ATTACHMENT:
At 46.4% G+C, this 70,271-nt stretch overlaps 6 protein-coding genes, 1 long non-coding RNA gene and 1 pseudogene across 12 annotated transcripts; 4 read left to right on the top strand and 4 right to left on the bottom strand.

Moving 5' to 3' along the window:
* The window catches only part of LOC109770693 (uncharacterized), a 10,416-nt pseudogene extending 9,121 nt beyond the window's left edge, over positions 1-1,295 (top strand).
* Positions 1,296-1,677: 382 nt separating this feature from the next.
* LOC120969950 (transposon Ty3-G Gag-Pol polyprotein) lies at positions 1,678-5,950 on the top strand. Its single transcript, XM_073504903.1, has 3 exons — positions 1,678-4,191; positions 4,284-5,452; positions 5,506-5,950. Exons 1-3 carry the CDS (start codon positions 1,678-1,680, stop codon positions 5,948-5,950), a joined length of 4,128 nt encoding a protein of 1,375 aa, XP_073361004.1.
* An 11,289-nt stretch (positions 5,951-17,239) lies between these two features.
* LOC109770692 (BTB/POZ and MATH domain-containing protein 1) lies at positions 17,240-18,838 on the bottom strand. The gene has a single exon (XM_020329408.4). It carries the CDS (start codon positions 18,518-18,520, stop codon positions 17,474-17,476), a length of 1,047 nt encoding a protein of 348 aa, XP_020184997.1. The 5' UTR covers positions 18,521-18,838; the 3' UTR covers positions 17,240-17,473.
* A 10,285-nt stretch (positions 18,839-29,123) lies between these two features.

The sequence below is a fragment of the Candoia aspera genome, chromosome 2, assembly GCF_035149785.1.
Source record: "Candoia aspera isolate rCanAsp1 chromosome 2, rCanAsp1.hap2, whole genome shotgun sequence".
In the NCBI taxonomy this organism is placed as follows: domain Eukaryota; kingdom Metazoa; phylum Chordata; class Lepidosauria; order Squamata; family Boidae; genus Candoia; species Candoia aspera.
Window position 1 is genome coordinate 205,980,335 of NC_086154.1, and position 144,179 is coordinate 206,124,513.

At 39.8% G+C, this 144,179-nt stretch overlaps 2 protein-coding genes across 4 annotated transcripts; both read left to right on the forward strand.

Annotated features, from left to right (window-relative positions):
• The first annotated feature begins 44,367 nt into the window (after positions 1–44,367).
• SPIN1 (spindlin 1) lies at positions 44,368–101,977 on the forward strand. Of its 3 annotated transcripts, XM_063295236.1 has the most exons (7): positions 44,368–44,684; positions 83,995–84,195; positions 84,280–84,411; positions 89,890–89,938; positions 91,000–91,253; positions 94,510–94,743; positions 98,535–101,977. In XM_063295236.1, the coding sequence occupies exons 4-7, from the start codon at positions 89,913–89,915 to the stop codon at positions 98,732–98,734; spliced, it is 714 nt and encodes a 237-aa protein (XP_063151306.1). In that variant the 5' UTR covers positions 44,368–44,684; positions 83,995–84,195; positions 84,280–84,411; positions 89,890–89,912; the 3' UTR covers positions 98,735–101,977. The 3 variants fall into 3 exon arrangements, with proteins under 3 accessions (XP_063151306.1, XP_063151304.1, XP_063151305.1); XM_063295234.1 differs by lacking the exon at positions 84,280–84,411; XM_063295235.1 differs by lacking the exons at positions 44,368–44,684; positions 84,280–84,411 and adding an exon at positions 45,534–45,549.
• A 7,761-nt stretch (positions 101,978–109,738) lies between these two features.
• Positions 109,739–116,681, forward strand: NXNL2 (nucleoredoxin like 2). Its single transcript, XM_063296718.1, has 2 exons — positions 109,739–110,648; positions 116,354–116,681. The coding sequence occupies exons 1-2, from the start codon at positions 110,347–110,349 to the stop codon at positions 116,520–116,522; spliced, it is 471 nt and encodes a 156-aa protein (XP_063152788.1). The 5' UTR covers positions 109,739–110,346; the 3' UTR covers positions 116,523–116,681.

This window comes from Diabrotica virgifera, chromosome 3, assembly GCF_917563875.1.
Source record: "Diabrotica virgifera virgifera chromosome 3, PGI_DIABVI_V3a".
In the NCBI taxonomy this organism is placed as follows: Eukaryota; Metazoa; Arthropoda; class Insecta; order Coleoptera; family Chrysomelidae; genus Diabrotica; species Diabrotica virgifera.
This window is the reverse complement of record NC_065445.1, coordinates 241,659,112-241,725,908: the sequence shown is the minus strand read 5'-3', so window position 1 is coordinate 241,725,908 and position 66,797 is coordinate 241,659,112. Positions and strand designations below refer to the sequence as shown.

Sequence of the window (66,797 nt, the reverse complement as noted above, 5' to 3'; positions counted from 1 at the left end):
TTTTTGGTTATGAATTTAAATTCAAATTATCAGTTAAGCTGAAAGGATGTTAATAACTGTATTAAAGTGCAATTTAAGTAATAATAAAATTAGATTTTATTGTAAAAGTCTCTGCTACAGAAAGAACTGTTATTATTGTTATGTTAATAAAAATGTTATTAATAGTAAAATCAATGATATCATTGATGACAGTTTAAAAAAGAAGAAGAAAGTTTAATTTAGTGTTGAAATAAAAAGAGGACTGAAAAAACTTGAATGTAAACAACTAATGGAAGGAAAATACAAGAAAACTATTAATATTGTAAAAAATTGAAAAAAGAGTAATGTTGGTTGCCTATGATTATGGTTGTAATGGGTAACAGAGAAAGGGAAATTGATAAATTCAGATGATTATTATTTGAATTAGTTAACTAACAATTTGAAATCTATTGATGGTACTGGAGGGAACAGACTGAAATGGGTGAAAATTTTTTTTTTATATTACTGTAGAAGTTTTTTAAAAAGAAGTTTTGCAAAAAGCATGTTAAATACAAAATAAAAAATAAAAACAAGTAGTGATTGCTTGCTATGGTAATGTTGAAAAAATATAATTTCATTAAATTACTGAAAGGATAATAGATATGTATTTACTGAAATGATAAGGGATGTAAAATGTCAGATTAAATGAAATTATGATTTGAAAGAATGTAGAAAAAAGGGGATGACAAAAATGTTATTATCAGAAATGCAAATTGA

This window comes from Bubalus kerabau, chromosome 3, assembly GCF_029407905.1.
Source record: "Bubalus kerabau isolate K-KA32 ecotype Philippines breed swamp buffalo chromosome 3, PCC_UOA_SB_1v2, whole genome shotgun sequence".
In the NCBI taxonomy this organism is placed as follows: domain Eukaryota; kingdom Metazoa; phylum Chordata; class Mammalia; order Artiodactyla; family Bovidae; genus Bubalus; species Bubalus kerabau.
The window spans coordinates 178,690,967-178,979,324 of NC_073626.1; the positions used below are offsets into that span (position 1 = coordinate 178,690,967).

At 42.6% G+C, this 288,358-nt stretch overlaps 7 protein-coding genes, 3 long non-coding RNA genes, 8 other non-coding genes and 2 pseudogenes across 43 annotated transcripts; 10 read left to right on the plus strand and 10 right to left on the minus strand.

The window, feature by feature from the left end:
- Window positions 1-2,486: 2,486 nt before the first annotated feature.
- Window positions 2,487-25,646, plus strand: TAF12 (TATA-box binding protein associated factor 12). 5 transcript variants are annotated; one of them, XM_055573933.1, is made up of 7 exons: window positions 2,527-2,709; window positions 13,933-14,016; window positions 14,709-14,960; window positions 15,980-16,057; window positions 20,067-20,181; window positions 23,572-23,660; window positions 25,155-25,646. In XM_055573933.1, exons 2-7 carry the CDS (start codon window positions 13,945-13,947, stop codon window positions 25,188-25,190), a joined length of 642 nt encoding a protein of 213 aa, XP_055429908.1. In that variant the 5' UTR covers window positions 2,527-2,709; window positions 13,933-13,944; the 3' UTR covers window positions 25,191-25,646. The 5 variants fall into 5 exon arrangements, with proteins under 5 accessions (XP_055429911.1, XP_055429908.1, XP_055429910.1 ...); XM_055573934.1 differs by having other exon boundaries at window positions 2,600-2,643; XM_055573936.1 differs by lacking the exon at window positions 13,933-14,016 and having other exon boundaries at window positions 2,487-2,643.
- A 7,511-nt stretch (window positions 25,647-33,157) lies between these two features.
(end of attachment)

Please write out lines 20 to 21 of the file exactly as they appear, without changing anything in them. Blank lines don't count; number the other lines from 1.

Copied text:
Source record: "Diabrotica virgifera virgifera chromosome 3, PGI_DIABVI_V3a".
In the NCBI taxonomy this organism is placed as follows: Eukaryota; Metazoa; Arthropoda; class Insecta; order Coleoptera; family Chrysomelidae; genus Diabrotica; species Diabrotica virgifera.